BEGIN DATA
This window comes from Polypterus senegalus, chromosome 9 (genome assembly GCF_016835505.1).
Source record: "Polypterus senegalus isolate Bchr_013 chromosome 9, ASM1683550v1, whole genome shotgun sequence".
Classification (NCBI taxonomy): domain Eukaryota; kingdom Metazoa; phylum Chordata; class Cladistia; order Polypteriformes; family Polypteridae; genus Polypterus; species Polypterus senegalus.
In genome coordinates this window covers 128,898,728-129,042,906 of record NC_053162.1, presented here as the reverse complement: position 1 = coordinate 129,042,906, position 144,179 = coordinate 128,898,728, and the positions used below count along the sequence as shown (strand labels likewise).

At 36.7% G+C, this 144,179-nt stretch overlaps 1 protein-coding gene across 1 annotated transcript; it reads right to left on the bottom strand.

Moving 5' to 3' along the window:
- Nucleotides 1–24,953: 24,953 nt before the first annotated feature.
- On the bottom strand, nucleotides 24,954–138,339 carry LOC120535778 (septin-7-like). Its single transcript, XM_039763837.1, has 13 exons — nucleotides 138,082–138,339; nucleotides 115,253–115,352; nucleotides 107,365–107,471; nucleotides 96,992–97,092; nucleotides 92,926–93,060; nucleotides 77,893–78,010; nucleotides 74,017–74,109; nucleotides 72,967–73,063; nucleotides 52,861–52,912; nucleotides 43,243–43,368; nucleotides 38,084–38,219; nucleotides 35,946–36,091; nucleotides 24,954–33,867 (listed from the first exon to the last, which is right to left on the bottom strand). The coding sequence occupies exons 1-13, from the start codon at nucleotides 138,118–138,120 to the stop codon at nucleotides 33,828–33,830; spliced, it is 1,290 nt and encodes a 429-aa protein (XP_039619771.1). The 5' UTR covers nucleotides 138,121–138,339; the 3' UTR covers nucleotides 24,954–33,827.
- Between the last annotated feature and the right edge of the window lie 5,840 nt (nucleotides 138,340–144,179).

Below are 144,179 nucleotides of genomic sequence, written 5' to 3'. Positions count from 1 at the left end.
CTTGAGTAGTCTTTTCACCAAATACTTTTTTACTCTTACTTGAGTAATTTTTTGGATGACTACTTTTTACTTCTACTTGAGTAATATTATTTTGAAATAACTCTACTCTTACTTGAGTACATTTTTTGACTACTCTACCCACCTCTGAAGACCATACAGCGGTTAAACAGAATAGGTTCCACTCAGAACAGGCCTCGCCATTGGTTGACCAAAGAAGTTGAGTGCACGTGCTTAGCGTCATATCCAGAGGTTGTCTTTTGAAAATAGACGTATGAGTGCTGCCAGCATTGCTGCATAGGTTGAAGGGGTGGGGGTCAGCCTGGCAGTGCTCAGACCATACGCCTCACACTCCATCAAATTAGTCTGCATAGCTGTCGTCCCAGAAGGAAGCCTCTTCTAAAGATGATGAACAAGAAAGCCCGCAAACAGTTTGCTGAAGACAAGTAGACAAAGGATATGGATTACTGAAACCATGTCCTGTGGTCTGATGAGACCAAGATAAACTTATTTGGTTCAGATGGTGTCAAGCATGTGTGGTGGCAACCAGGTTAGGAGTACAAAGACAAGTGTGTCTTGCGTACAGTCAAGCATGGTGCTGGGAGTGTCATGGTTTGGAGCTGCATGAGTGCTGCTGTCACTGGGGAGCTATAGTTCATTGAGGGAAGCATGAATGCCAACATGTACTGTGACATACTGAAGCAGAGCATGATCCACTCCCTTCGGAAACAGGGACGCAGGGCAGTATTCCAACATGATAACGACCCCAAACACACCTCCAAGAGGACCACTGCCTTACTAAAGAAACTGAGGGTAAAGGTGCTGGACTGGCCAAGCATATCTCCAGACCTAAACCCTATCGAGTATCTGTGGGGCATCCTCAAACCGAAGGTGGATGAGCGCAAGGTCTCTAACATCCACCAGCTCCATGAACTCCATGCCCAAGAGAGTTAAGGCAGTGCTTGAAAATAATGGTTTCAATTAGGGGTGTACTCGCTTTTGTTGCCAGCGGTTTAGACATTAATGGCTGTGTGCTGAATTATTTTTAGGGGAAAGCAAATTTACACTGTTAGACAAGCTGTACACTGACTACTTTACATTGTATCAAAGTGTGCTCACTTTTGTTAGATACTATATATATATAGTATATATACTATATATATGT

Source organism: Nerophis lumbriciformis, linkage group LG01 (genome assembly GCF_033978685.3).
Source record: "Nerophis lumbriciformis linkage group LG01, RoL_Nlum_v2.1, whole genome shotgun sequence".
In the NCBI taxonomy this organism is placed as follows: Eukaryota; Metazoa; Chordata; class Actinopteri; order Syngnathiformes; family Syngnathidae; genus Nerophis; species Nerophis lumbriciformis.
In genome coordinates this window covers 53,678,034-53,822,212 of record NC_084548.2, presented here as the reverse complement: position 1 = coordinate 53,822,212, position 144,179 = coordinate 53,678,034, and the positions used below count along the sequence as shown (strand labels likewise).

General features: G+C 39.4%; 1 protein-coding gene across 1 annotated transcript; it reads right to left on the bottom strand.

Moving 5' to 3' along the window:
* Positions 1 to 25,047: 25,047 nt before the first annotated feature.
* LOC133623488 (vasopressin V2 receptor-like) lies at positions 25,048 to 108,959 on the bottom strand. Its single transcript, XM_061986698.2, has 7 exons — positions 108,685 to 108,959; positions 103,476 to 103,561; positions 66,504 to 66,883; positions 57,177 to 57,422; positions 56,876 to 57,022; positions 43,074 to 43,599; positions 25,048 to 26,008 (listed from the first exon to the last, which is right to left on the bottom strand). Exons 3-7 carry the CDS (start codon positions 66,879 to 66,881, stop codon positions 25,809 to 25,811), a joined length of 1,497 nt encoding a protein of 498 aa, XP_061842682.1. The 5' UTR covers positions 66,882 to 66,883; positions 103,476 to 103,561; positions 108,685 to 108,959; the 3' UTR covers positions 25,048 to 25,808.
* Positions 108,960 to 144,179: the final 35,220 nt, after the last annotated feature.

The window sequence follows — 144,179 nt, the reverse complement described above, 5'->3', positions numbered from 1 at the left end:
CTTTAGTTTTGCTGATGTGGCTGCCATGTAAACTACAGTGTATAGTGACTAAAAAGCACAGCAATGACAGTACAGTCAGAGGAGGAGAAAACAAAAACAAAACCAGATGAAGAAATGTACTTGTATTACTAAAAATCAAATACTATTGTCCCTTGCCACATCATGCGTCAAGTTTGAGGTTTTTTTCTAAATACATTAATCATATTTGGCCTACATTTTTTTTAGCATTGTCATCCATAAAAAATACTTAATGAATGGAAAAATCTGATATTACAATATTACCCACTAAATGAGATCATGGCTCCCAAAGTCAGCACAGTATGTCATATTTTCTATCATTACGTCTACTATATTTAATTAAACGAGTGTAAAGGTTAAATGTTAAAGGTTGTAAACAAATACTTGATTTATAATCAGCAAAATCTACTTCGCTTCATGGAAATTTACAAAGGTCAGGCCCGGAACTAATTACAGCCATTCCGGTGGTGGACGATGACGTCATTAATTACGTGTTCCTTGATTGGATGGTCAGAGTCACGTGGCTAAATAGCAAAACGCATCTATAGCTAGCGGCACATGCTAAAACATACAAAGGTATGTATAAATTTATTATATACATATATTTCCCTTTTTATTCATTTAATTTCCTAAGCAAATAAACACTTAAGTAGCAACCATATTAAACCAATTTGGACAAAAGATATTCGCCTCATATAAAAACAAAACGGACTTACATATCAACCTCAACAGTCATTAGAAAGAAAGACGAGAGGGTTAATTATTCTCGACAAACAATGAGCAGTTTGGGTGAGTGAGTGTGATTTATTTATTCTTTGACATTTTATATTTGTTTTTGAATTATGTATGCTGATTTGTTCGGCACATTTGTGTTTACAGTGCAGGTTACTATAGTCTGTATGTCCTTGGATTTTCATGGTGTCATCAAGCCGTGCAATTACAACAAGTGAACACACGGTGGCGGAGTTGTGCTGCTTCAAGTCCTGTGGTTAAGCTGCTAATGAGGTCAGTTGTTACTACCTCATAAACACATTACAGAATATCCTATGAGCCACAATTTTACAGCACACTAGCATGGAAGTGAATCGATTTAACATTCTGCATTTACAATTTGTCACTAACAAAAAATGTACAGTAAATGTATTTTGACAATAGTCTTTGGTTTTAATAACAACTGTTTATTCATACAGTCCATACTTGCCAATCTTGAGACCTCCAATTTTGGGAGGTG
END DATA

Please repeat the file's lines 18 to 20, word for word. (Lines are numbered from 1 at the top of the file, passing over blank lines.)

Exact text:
* Positions 1 to 25,047: 25,047 nt before the first annotated feature.
* LOC133623488 (vasopressin V2 receptor-like) lies at positions 25,048 to 108,959 on the bottom strand. Its single transcript, XM_061986698.2, has 7 exons — positions 108,685 to 108,959; positions 103,476 to 103,561; positions 66,504 to 66,883; positions 57,177 to 57,422; positions 56,876 to 57,022; positions 43,074 to 43,599; positions 25,048 to 26,008 (listed from the first exon to the last, which is right to left on the bottom strand). Exons 3-7 carry the CDS (start codon positions 66,879 to 66,881, stop codon positions 25,809 to 25,811), a joined length of 1,497 nt encoding a protein of 498 aa, XP_061842682.1. The 5' UTR covers positions 66,882 to 66,883; positions 103,476 to 103,561; positions 108,685 to 108,959; the 3' UTR covers positions 25,048 to 25,808.
* Positions 108,960 to 144,179: the final 35,220 nt, after the last annotated feature.